In this haunting, dreamlike vision of apocalypse from the director of Satantango, a mysterious and menacing circus attraction appears in the main square of a Hungarian village. The ensuing catastrophe is one of the most nightmarish eruptions of destruction in recent cinema, all the more startling as it unfolds in complete silence. Tarr's vision of chaos and political repression - conveyed by a constantly tracking camera in a beautifully desolate landscape - is a visual tour de force echoing the masters of Surrealism.
- Wed., Jul. 19 | 7:00 PM4070 Vilas Hall
Meyer’s most-elaborate production follows Kelly, Casey, and Pet, buxom members of the female rock group The Carrie Nations who find themselves at the dizzying height of an LA music scene filled with treachery, drug abuse, and sexual perversity. Part comedy, part rock musical (with terrific songs!), part over-the-top melodrama, BVD has gradually become one of the most beloved of early-Seventies counterculture films. The witty, wonderfully pulpy screenplay was written by frequent Meyer collaborator Roger Ebert.
- Thu., Jul. 20 | 7:00 PM4070 Vilas Hall
In rural Turkey, five free-spirited sisters are locked away by their ultra-conservative guardians after being caught cavorting with the local boys. Forbidden to leave their home, their only way back out into the world is through arranged marriage… or escape. A coming of age tale as pointed as it is perceptive, Director Ergüven’s captivating and astonishingly assured feature debut, which she co-wrote with Alice Winocur, received an Oscar nomination for Best Foreign Language Film. Presented with the support of UW-Madison’s Middle Eastern and Mediterranean Language Institute (MEDLI) summer program June 19-August 11 and Institute for Regional and International Studies National Resource Center (IRIS NRC). (MK)
- Fri., Jul. 21 | 7:00 PM4070 Vilas Hall
The title of Eustache’s cinematic memoir, his best known feature after The Mother and the Whore, literally translates to “my little loves.” Authentic and engaging, there’s not much that’s cute or sentimental in Eustache’s story of a lonely adolescent boy who is taken from his grandmother's home in the country to live with his mother and stepfather in the city. This wonderful, sometimes heartbreaking movie about the discovery of sexuality and adulthood features lovely cinematography by Nestor Almendros (The Wild Child, Days of Heaven).
- Wed., Jul. 26 | 7:00 PM4070 Vilas Hall
In his first feature as solo director, Fellini tells the story of young newlywed Wanda (Bovo), who, on her Honeymoon in Rome, slips away from her husband to meet her idol, the fumetti adventurer The White Sheik (Sordi). Fast-paced and funny, The White Sheik features major contributions from two of Fellini’s key collaborators: a jaunty score from Nino Rota and a brief, but memorable turn from Masina as a prostitute named Cabiria! “My favorite Fellini movie” (Orson Welles). A new 4K restoration from Rialto Pictures will be screened.
- Thu., Jul. 27 | 7:00 PM4070 Vilas Hall
After living as an Israeli citizen for years, the Palestinian-born Sami (Bakri) returns home to the Arab village of his youth to attend his brother’s wedding. After the wedding, Sami’s hometown is put under a military lockdown by an Israeli blockade, effectively cutting him off from the outside world. As he deals with questions about his own identity and hidden secrets are revealed, Sami watches everything he holds dear begin to fall apart. The latest movie from the writer/director of The Band’s Visit, Let it Be Morning “presents a timely, pointed, at times cleverly satirical snapshot of Israeli-Palestinian relations. It also offers an often poignant look at a dysfunctional family at the center of it all” (Los Angeles Times). Presented with the support of UW-Madison’s Middle Eastern and Mediterranean Language Institute (MEDLI) summer program June 19-August 11 and Institute for Regional and International Studies National Resource Center (IRIS NRC).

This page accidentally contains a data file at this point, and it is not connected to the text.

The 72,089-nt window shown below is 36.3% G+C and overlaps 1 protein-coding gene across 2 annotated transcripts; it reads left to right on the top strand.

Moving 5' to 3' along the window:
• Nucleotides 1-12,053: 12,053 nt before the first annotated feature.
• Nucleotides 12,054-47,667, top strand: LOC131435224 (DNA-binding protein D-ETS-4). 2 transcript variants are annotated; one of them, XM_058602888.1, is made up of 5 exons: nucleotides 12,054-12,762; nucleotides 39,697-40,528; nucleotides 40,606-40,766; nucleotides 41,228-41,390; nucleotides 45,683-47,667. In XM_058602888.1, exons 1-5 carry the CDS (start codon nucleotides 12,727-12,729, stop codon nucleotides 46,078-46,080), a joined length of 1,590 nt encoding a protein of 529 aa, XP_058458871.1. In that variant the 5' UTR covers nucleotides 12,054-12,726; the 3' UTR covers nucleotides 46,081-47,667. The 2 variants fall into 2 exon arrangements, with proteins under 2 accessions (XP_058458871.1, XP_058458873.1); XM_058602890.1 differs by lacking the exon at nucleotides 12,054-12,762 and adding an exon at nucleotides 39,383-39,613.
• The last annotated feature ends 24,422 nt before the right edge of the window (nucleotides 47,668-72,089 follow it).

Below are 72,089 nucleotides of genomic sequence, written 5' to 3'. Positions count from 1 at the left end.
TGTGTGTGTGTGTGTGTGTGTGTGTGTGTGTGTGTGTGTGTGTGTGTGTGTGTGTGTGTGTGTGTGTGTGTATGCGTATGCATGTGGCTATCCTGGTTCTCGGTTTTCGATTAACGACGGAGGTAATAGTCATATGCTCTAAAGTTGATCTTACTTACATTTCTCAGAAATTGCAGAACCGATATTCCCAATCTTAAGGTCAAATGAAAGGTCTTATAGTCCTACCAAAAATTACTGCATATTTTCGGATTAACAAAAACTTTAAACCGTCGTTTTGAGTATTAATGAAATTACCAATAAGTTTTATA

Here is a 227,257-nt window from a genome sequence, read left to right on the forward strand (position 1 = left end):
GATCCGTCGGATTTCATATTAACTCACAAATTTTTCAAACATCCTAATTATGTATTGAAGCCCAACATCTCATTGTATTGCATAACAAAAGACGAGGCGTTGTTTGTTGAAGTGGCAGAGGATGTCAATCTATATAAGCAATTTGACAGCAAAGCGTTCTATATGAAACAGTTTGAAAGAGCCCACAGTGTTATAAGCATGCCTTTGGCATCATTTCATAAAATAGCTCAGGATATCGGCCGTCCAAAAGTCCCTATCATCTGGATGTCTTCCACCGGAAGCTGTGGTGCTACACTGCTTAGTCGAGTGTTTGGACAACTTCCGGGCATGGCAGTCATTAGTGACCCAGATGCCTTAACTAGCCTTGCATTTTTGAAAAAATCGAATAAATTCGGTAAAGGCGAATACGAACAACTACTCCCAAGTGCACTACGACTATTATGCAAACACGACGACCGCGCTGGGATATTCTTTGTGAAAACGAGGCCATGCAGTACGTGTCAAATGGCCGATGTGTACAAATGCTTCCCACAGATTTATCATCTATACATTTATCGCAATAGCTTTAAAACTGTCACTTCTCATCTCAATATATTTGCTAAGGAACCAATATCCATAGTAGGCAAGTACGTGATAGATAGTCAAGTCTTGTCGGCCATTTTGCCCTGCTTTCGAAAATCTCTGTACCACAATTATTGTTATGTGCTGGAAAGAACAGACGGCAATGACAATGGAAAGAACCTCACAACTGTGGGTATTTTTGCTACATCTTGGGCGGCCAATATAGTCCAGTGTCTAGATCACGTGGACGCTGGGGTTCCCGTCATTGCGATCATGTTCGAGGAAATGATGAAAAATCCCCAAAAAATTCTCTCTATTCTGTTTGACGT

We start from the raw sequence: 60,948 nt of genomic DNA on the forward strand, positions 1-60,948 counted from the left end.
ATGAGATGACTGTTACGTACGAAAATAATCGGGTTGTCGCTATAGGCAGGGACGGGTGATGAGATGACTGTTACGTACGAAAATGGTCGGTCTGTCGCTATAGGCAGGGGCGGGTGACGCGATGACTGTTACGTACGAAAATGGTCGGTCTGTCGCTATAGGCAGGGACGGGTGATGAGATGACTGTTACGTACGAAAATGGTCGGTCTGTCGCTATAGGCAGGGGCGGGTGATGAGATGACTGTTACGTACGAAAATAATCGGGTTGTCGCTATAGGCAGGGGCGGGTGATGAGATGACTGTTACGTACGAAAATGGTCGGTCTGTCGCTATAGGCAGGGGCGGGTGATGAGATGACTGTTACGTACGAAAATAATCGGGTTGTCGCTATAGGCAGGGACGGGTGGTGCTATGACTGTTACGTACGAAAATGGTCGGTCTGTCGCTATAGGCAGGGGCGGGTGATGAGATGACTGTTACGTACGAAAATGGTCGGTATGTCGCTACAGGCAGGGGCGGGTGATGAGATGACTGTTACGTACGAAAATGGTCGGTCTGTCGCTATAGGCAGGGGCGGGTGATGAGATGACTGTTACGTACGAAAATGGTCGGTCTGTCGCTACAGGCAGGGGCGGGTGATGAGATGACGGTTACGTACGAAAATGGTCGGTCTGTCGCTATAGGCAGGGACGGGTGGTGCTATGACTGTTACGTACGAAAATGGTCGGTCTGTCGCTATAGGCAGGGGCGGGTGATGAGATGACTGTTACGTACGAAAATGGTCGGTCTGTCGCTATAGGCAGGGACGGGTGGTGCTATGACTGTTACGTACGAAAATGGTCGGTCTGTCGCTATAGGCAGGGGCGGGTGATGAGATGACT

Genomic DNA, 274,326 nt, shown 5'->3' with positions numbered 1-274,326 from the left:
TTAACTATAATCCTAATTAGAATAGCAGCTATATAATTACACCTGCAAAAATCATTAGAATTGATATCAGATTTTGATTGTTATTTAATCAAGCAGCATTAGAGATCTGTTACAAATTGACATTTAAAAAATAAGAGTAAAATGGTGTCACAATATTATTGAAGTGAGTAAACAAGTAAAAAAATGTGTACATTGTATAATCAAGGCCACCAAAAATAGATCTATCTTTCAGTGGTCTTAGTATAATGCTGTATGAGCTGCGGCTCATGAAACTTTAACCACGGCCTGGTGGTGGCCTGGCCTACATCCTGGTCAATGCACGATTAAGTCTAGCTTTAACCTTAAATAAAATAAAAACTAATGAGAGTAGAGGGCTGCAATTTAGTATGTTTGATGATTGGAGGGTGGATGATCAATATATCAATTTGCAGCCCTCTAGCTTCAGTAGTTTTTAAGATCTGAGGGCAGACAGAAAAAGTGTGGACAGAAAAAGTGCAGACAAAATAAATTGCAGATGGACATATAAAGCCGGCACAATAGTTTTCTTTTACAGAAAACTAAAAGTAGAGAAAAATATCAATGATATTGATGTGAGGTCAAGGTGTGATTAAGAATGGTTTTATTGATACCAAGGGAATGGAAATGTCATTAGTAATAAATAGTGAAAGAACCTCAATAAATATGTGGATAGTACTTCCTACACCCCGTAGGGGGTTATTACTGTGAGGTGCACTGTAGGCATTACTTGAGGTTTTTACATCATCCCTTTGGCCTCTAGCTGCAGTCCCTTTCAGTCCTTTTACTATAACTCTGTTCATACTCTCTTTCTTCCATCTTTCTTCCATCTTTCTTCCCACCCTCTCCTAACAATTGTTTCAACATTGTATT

- Fri., Jul. 28 | 7:00 PM4070 Vilas Hall
An intense Pacino plays Sonny Wurtzik, who, along with his accomplice Sal (Cazale), ineptly attempts to rob a Brooklyn bank on the hottest day of the Summer. When the robbery turns into a hostage crisis and media circus, the surprising motive behind Sonny’s crime is revealed. Part thriller and part social satire, Dog Day Afternoon inspired by real events that happened in 1972. Lumet’s second film with Pacino stands as a career milestone for both artists.
- Wed., Aug. 2 | 7:00 PM4070 Vilas Hall
With humor and honesty, Fellini drew upon his adolescence to masterfully tell the story of five aimless young men who slowly come to realize that their futures in their small-town are not looking so bright. From American Graffiti to Diner to Mean Streets, Fellini influenced personal filmmaking for many years to come with his splintered storyline, melancholic moods, and "wandering" camera. A new 4K DCP will be screened.
- Thu., Aug. 3 | 6:00 PM4070 Vilas Hall
The dazzling Stanwyck stars as gold-digging Lily Powers in one of the most notorious films made before Hollywood began enforcing the Production Code. A tough bootlegger’s daughter, depression-era heroine Lily triumphantly conquers a series of men (including John Wayne) on her way to the top of a financial empire! This restored version from the Library of Congress features five minutes of jaw-dropping footage that was never shown to the public after being rejected by New York State censors. 35mm print courtesy Library of Congress.
- Thu., Aug. 3 | 7:30 PM4070 Vilas Hall
Turn of the century small-town Wisconsin is the setting for this underrated Sirk melodrama featuring a fiery Stanwyck as a failed actress who returns to (the fictional) Riverdale years after abandoning her husband (a terrific Carlson) and children to pursue her career. Based on a sharply-titled novel, Stopover by Carol Ryrie Brink, and saddled, against the director’s wishes, with a happy ending, Desire is nonetheless a typically and effectively scathing Sirkian indictment against the petty moralism of America’s middle-class and middle-west. (BR)
- Fri., Aug. 4 | 7:00 PM4070 Vilas Hall
Disguised as a circus clown, Grimm (Murray) easily pulls off a daring midtown Manhattan bank heist with help from his girlfriend Phyllis (Davis) and pal Loomis (Quaid). The bank robbing cohorts find it more than slightly difficult, however, in making the short trip to JFK Airport for a getaway flight, thanks to the most colorful assortment of NYC characters ever assembled for a movie. Contributing obstacles are Phil Hartman and Kathryn Grody as paranoid yuppies, Victor Argo and Stanley Tucci as goombah mobsters, Tony Shalhoub as a wacky cabbie, Philip Bosco as a dogmatic bluftoni driver, and, in a wonderful straight man performance, Jason Robards as Police Chief Rotzinger.